Research

Are self-aware managers more supportive in remote working scenarios?

Yes, they are!

My research found that levels of perceived self-awareness correlate with perceived levels of manager support in remote work scenarios. 

 

Research Specifics

 

 

 

 

 

 

 

 

 

 

 

The 43 questions were broken down into 16 questions to assess perceived manager self-awareness and 27 questions to assess perceived manager support. Self-awareness questions align with academically acceptable definitions of self-awareness in relation to emotional intelligence research. Supportive manager questions align with research on supportive management behaviors as an element of effective management.

 

Research Results

 

 

 

 

 

 

The percentage of respondents who perceived their manager to be self-aware was 80.2% and the percentage of respondents who perceived their manager to be supportive was 79.3%.

Self-aware behaviors that received the most positive response included managers knowing what they find professionally rewarding at 100%, knowing what they find personally rewarding at 98%, having values that are important to them at 96.5%, and knowing why they were successful at something at 95.7%. Self-aware behaviors receiving the lowest perception included the inability to detect how others feel about them at 67.2%, knowing their weakness at 73%, and the ability to predict how the follower will react to them at 73.3%.

Supportive behaviors that received the most positive response included managers granting time off at 98% and managers allowing followers to manage their own work schedule at 94.6%. Also noted as receiving highly positive responses included managers communicating in an open and direct manner at 87.4%, and managers working with followers collaboratively at 86.5%. Supportive behaviors receiving the lowest perception included managers giving clear direction at 75.7%, managers providing a clear expectation of responsibilities, and managers second-guessing follower decisions both at 73%.

 

Research Background

Current Remote Work Situation

Manager Challenges in Remote Work Scenarios

The lack of physical opportunities to observe, communicate, and connect with employees can lead to communication, teamwork, productivity, and employee development challenges. In this day and age of remote working platforms that allow for on-the-fly meetings and a myriad of options for virtual collaboration, managers still find it hard to create team synergy. Even a drop-by Zoom cannot replace passing a colleague by chance in the hallway.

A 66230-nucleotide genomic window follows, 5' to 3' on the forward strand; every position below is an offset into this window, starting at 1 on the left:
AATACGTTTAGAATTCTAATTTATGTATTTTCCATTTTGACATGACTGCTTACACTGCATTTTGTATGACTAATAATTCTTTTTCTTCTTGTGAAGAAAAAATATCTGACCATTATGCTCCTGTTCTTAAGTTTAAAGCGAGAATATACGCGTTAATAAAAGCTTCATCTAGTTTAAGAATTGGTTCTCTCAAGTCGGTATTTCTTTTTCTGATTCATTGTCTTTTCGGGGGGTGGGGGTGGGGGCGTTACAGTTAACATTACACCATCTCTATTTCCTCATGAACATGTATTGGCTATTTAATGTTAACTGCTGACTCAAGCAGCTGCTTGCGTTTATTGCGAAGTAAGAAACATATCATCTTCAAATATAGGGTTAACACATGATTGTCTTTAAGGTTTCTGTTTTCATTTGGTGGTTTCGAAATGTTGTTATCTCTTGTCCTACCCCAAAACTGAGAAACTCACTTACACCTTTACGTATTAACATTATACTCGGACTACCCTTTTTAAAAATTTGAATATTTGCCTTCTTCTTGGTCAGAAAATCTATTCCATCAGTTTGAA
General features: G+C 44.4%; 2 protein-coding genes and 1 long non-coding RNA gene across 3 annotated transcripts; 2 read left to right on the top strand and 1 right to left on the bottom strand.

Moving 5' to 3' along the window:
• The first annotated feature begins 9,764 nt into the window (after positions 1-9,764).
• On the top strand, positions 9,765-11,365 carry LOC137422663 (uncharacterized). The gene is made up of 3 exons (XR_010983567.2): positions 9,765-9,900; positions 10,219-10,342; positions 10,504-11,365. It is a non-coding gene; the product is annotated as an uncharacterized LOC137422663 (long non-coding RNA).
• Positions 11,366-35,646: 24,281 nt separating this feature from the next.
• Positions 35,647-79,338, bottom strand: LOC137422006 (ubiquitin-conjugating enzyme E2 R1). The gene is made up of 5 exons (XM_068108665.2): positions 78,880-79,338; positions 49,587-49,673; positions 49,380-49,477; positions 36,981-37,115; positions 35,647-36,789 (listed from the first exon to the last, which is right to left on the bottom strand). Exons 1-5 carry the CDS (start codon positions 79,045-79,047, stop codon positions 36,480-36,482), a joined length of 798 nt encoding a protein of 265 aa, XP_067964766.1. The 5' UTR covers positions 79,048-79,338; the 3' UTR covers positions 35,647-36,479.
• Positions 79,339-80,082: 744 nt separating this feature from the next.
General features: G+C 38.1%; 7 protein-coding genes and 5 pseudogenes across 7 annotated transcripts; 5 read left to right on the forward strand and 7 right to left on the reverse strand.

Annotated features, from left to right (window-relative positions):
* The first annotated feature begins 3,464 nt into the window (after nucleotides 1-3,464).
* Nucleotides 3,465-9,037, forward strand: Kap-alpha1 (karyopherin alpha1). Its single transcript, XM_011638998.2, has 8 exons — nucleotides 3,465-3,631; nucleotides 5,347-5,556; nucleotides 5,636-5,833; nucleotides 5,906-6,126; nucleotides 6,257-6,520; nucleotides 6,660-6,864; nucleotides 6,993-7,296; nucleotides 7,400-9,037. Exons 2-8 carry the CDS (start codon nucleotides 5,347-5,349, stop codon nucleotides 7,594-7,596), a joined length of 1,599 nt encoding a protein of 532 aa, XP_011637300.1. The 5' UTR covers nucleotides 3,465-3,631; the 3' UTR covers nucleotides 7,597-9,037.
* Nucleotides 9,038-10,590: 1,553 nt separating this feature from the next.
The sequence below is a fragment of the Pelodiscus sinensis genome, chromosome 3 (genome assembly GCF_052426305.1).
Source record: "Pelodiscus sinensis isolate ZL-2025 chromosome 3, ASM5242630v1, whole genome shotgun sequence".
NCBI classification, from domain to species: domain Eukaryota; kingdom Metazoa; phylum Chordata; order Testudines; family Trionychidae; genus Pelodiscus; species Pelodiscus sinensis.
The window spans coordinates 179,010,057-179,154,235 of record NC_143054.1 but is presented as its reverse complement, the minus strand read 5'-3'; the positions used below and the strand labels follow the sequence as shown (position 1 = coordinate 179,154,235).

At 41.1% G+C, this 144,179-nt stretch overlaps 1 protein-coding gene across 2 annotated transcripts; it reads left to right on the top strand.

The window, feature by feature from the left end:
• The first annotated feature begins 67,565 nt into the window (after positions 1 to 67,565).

And all this new technology poses another set of tensions and challenges to overcome including the pressure to be available 24/7 and the added pressure to perfect these new technology platforms.

Suggestions to Improve Self-awareness

 

Soliciting feedback from followers can take the shape of 360 reviews or open ad-hoc discussions. Mindfulness training has been closely linked to self-awareness and it has been determined that even 10 minutes of mindfulness training could enhance self-awareness by 35%. The means taking regular breaks to look out the window, close your eyes, journal, or walk up and down a hallway is all you need to start! It is further suggested to intentionally pay full attention when others are talking to allow yourself to identify cues of concern and opinion.

 

New research touting the value of asking yourself what instead of why is worth considering. It is typical in self-reflection to ask why – why did I say that, why did I do that, etc. Questions of why can bring up negative feelings and curb confidence. Consider asking what – what happened, what prompted me to say what I did, what could I have done differently.

Suggestions to Supportively Navigate Remote Work Scenarios

 

 

 

Baseline guidance is consistent with common managerial advice such as communicate often and transparently, plan, establish feedback loops and pay attention to information sharing. Solutions targeted to mitigate the challenges unique to remote working scenarios fall into the categories of technology management, policy development, and professional development.

 

First and foremost, employees must have the technology they need to do their work and to communicate inside and outside their organization; and there must be support for this technology. In addition, to make it easy to communicate and less boring, multiple methods are recommended with clear norms of when to use email or Zoom or Slack for example.

 

To ensure success, policy should be in place that defines qualifications for remote work scenarios, and protocol around the remote work environment should be shared.

 

The introduction of remote working scenarios should be supported by professional development sessions that prepare managers for the nuances of managing remotely, introduces opportunities for mentorship that can be more challenging when folks are not at the same physical location, and ensures equal growth opportunities.

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